Joe BidenJoe BidenBiden says he would shut US down amid pandemic if scientists said it was needed Harris laughs off Trump’s attacks in interview: They’re ‘designed to distract’ Biden, Democrats get fundraising boost during digital convention MORE’s presidential campaign will look to capitalize on what it sees as a successful convention by building on that event’s message about the former vice president’s empathy and compassion while seeking to sharpen a contrast with President TrumpDonald John TrumpCEO of National Enquirer parent company steps down Biden says he would shut US down amid pandemic if scientists said it was needed Warren calls for Postal Service board members to fire DeJoy or resign MORE

Biden’s advisers and allies, feeling confident after the virtual convention and a well-reviewed closing address by Biden, say it is a message that is simpatico with where the nation is as it grapples with the coronavirus pandemic and record-high unemployment. 

“Look, the message this week worked. It’s that simple,” said one longtime Biden ally close to the campaign. “And I think we continue to deliver a stark warning on this presidency while maximizing and doubling down on the contrast between Joe and Trump. It’s darkness versus a pathway out.”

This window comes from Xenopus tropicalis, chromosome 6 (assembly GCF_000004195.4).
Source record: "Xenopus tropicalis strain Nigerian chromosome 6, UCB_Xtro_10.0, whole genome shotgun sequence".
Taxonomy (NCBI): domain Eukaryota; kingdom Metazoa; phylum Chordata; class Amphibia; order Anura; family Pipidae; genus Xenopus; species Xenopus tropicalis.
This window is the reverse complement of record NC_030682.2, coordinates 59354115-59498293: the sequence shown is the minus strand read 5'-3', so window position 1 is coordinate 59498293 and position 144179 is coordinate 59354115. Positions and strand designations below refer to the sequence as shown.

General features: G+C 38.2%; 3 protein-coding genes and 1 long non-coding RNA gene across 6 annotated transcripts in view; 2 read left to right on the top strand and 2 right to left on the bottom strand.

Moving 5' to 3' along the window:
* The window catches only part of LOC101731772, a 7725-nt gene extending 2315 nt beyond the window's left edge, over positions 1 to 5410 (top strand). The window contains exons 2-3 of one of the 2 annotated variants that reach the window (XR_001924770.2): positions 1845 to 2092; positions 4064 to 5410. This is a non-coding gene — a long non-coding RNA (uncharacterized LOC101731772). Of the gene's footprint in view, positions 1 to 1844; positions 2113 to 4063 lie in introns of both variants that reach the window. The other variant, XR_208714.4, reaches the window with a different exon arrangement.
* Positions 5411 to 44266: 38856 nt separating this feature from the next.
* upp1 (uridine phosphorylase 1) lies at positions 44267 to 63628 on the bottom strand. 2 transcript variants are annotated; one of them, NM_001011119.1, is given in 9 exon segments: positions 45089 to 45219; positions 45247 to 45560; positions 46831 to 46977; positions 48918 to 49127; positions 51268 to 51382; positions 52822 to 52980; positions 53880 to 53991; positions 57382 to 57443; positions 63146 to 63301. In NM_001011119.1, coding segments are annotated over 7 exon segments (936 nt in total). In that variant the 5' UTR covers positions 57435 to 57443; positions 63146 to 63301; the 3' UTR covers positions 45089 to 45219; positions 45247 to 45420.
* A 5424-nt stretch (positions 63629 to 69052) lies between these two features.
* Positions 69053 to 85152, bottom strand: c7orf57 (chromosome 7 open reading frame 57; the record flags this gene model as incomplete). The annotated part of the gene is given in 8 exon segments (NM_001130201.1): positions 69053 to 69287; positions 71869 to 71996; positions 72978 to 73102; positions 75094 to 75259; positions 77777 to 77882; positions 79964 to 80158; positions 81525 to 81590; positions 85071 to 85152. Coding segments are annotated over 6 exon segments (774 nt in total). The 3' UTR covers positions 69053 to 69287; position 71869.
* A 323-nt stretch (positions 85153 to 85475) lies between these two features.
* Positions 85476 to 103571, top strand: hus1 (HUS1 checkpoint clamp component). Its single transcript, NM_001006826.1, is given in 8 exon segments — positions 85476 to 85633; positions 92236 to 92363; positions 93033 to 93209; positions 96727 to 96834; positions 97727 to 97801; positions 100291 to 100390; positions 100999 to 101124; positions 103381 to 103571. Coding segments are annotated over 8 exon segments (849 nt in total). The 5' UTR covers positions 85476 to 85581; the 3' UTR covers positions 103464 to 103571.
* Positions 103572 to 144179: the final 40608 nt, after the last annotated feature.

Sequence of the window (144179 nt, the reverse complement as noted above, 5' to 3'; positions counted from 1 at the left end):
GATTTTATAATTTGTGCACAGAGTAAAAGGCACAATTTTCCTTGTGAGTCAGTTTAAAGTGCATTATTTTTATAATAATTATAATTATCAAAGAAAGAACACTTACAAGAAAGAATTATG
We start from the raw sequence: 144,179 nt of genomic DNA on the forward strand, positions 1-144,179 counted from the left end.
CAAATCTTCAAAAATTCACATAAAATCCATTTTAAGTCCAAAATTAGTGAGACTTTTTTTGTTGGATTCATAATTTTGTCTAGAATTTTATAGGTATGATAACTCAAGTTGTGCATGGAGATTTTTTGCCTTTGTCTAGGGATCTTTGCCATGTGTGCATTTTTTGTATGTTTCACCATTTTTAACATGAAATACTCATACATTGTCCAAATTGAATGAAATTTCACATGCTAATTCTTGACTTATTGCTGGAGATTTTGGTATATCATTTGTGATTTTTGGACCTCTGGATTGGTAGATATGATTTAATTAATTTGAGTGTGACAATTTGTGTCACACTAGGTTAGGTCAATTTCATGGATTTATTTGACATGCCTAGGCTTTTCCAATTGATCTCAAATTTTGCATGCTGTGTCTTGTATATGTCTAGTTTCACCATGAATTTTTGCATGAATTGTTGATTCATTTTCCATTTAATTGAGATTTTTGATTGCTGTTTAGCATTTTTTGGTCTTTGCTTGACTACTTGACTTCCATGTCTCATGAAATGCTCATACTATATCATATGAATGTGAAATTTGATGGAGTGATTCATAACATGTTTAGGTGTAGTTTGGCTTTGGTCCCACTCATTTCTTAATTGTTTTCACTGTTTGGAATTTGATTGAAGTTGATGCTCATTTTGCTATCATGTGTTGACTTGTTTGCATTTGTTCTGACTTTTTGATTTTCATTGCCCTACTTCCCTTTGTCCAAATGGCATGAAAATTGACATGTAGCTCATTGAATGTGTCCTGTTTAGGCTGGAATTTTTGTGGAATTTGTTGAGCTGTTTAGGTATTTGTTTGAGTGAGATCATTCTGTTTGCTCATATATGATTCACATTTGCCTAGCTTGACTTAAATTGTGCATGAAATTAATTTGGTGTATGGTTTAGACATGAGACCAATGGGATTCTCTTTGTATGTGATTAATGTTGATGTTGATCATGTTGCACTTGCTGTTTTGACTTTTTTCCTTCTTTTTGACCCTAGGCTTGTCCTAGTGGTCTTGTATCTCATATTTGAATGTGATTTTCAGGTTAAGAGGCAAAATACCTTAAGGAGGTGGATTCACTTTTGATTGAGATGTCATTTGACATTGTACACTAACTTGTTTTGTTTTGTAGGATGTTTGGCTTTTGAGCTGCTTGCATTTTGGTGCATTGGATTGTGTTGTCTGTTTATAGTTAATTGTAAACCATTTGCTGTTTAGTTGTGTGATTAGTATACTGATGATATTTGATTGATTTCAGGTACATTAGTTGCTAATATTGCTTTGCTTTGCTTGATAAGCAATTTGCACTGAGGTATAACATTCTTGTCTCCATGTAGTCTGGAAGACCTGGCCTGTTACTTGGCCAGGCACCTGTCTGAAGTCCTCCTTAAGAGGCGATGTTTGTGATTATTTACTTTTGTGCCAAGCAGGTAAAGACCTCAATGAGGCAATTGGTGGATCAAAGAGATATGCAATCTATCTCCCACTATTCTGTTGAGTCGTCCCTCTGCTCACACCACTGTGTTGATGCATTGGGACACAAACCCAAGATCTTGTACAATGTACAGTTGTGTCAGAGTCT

The question for the campaign is how to execute its strategy as the pandemic continues to keep Biden and his running mate Sen. Kamala HarrisKamala HarrisBiden says he would shut US down amid pandemic if scientists said it was needed Harris laughs off Trump’s attacks in interview: They’re ‘designed to distract’ Biden, Democrats get fundraising boost during digital convention MORE (D-Calif.) grounded in the final stretch. 

For now, the Biden campaign sees no need to change course as it continues to make the case that Biden is better-suited for the presidency than Trump, who the former vice president argued in his address had hopelessly failed in his response to the coronavirus pandemic. A string of national and battleground state polls show Biden with a healthy lead in the race, though it’s too early to know if the unusual convention will provide a bounce. 

Harris’s rollout as Biden’s nominee went smoothly and electrified donors who contributed $48 million in 48 hours. ACTBlue, the donation platform used by campaigns, received more than $82.6 million during the four-day virtual program.